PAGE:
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Technology

India blasts Twitter for failing to comply with social media rules

IT minister tweets that platform chose to take path of 'deliberate defiance'

Twitter says it has made two of three required appointments and that the final one is in the works, but government officials say none of the appointments will be considered.   © Reuters

NEW DELHI -- Twitter has failed to comply with new information technology rules that India put into effect in late May, IT minister Ravi Shankar Prasad said on Wednesday, slamming the platform for "deliberately" choosing a path of defiance.

The rules, announced in February, require additional due diligence by large social media platforms such as Facebook, WhatsApp, Instagram and Twitter; they also require the appointments of a chief compliance officer, "nodal contact person" and resident grievance officer.

Twitter has reportedly filled the positions of resident grievance officer and nodal contact person and is in the process of appointing a chief compliance officer, but The Indian Express newspaper quoted unnamed Indian officials as saying the appointments do not follow the requirements laid out in the guidelines and will therefore not be considered.

The nodal contact person is meant to coordinate with law enforcement agencies around the clock.

In a series of tweets, Prasad wondered whether Twitter is entitled to "safe harbor" protection from penal action for third-party content it hosts. "However, the simple fact of the matter is that Twitter has failed to comply with the Intermediary Guidelines that came into effect from the 26th of May," he said, without directly mentioning whether Twitter had lost the legal protection.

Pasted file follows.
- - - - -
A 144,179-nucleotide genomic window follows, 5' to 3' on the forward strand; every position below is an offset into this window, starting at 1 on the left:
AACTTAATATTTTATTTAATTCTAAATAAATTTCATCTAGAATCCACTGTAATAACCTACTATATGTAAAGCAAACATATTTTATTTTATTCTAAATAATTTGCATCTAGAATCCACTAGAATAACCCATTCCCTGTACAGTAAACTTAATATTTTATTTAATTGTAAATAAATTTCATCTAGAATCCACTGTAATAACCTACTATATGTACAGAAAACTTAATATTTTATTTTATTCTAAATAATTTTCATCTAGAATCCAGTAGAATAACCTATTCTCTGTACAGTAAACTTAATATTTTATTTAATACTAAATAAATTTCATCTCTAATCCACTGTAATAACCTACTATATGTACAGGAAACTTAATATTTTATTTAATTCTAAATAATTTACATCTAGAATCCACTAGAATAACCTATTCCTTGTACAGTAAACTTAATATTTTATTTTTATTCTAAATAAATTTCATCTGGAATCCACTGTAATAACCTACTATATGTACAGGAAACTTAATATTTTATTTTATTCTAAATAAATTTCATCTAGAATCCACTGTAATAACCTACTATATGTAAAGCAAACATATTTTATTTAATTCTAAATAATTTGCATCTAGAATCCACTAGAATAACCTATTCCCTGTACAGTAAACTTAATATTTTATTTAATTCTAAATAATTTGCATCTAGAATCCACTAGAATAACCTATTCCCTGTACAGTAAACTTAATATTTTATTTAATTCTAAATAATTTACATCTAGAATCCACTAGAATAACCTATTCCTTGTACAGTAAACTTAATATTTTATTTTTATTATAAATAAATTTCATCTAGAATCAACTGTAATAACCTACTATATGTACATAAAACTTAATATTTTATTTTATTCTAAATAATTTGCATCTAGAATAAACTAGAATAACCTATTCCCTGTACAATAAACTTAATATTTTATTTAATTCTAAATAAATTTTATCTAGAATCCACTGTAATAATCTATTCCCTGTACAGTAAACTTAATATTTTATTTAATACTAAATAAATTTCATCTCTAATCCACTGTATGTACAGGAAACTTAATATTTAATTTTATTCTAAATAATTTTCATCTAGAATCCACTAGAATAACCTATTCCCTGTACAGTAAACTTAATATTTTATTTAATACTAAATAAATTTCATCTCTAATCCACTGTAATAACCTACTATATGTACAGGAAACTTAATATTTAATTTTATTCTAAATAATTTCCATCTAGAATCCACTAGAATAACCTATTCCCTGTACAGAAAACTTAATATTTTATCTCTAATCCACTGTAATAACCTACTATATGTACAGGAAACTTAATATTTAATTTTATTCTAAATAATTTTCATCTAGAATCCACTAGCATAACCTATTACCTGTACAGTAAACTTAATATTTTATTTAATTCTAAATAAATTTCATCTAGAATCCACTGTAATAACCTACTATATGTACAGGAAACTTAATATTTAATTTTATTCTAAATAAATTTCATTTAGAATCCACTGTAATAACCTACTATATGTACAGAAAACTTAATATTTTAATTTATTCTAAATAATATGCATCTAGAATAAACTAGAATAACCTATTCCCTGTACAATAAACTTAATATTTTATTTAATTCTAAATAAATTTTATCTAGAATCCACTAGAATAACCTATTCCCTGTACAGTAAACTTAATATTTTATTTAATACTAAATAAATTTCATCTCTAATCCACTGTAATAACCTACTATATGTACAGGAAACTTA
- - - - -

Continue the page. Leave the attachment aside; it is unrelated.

According to The Indian Express, Twitter as of Tuesday remained the only significant social media platform to not have appointed the required executives, despite government reminders.

"It is astounding that Twitter which portrays itself as the flag bearer of free speech, chooses the path of deliberate defiance when it comes to the Intermediary Guidelines," Prasad tweeted, defending the rules as an effort to fight fake news.

"The culture of India varies like its large geography. In certain scenarios, with the amplification of social media, even a small spark can cause a fire, especially with the menace of fake news. This was one of the objectives of bringing the Intermediary Guidelines," he added.

Friction is increasing between India's government and social media companies. WhatsApp is challenging the government in the Delhi High Court over the guidelines. The Facebook-owned company says the rule violates user privacy rights and is unconstitutional. It also complains that they require social media platforms to track information on their sites.

The so-called intermediary guidelines also require the social media purveyors to swiftly remove any content flagged by authorities and to share details about the originators of certain messages. The platforms are required to publish monthly compliance reports as well that should mention details of complaints received, actions taken and details of content proactively removed.

As per Indian government data, WhatsApp has 530 million users in the country, followed by YouTube with 448 million, Facebook with 410 million, Instagram with 210 million and Twitter with 17.5 million.

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